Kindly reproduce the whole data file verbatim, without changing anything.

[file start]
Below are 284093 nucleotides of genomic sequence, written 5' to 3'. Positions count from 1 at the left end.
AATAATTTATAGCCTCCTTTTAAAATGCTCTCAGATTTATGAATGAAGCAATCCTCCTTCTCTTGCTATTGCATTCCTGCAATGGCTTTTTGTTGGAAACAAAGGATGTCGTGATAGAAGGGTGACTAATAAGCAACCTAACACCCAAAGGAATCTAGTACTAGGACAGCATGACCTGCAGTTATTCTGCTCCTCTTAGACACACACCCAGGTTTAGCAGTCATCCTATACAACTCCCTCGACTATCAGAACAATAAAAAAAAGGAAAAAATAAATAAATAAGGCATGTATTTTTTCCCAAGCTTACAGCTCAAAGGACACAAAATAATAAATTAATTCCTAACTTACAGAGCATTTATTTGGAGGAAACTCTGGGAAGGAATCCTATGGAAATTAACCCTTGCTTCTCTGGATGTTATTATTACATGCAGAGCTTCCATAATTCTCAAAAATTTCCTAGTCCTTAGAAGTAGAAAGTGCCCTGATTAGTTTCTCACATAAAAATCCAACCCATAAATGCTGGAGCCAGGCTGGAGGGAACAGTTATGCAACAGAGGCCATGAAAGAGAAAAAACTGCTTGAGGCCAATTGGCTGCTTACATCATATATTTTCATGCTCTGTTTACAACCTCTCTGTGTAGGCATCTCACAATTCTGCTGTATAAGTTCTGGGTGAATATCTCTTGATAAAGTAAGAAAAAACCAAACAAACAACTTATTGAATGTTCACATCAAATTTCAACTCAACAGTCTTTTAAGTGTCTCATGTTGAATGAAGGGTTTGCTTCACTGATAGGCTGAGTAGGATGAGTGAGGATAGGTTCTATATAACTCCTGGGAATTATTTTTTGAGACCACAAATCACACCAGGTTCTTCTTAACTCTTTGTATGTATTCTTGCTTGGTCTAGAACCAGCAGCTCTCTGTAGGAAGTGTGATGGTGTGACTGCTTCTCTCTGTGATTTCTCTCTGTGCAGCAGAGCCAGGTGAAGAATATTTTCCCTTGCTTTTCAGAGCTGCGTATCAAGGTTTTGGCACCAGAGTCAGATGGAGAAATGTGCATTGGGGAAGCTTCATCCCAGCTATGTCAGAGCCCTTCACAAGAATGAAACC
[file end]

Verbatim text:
Below are 284093 nucleotides of genomic sequence, written 5' to 3'. Positions count from 1 at the left end.
AATAATTTATAGCCTCCTTTTAAAATGCTCTCAGATTTATGAATGAAGCAATCCTCCTTCTCTTGCTATTGCATTCCTGCAATGGCTTTTTGTTGGAAACAAAGGATGTCGTGATAGAAGGGTGACTAATAAGCAACCTAACACCCAAAGGAATCTAGTACTAGGACAGCATGACCTGCAGTTATTCTGCTCCTCTTAGACACACACCCAGGTTTAGCAGTCATCCTATACAACTCCCTCGACTATCAGAACAATAAAAAAAAGGAAAAAATAAATAAATAAGGCATGTATTTTTTCCCAAGCTTACAGCTCAAAGGACACAAAATAATAAATTAATTCCTAACTTACAGAGCATTTATTTGGAGGAAACTCTGGGAAGGAATCCTATGGAAATTAACCCTTGCTTCTCTGGATGTTATTATTACATGCAGAGCTTCCATAATTCTCAAAAATTTCCTAGTCCTTAGAAGTAGAAAGTGCCCTGATTAGTTTCTCACATAAAAATCCAACCCATAAATGCTGGAGCCAGGCTGGAGGGAACAGTTATGCAACAGAGGCCATGAAAGAGAAAAAACTGCTTGAGGCCAATTGGCTGCTTACATCATATATTTTCATGCTCTGTTTACAACCTCTCTGTGTAGGCATCTCACAATTCTGCTGTATAAGTTCTGGGTGAATATCTCTTGATAAAGTAAGAAAAAACCAAACAAACAACTTATTGAATGTTCACATCAAATTTCAACTCAACAGTCTTTTAAGTGTCTCATGTTGAATGAAGGGTTTGCTTCACTGATAGGCTGAGTAGGATGAGTGAGGATAGGTTCTATATAACTCCTGGGAATTATTTTTTGAGACCACAAATCACACCAGGTTCTTCTTAACTCTTTGTATGTATTCTTGCTTGGTCTAGAACCAGCAGCTCTCTGTAGGAAGTGTGATGGTGTGACTGCTTCTCTCTGTGATTTCTCTCTGTGCAGCAGAGCCAGGTGAAGAATATTTTCCCTTGCTTTTCAGAGCTGCGTATCAAGGTTTTGGCACCAGAGTCAGATGGAGAAATGTGCATTGGGGAAGCTTCATCCCAGCTATGTCAGAGCCCTTCACAAGAATGAAACC